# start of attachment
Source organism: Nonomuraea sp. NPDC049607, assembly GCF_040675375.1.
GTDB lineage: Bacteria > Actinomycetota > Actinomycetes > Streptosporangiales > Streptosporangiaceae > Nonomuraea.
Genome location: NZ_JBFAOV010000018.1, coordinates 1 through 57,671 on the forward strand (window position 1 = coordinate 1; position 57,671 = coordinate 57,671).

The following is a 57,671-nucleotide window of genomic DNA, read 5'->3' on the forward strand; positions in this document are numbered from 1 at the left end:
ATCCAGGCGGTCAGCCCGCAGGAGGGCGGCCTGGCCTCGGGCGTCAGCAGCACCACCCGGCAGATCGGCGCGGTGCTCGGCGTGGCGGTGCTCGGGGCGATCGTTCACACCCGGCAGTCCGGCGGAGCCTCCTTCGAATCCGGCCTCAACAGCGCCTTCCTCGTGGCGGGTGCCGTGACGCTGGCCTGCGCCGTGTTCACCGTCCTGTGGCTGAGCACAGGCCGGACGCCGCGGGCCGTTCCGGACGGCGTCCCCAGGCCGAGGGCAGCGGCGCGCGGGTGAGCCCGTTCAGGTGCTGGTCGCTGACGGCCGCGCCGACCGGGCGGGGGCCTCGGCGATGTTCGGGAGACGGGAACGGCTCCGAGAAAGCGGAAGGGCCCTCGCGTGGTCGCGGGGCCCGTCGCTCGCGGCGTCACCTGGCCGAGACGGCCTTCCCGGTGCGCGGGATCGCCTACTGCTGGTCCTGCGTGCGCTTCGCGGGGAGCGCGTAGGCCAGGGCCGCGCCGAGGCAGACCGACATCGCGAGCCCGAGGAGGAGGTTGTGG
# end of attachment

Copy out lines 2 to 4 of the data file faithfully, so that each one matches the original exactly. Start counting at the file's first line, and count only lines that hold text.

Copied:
GTDB lineage: Bacteria > Actinomycetota > Actinomycetes > Streptosporangiales > Streptosporangiaceae > Nonomuraea.
Genome location: NZ_JBFAOV010000018.1, coordinates 1 through 57,671 on the forward strand (window position 1 = coordinate 1; position 57,671 = coordinate 57,671).

The following is a 57,671-nucleotide window of genomic DNA, read 5'->3' on the forward strand; positions in this document are numbered from 1 at the left end: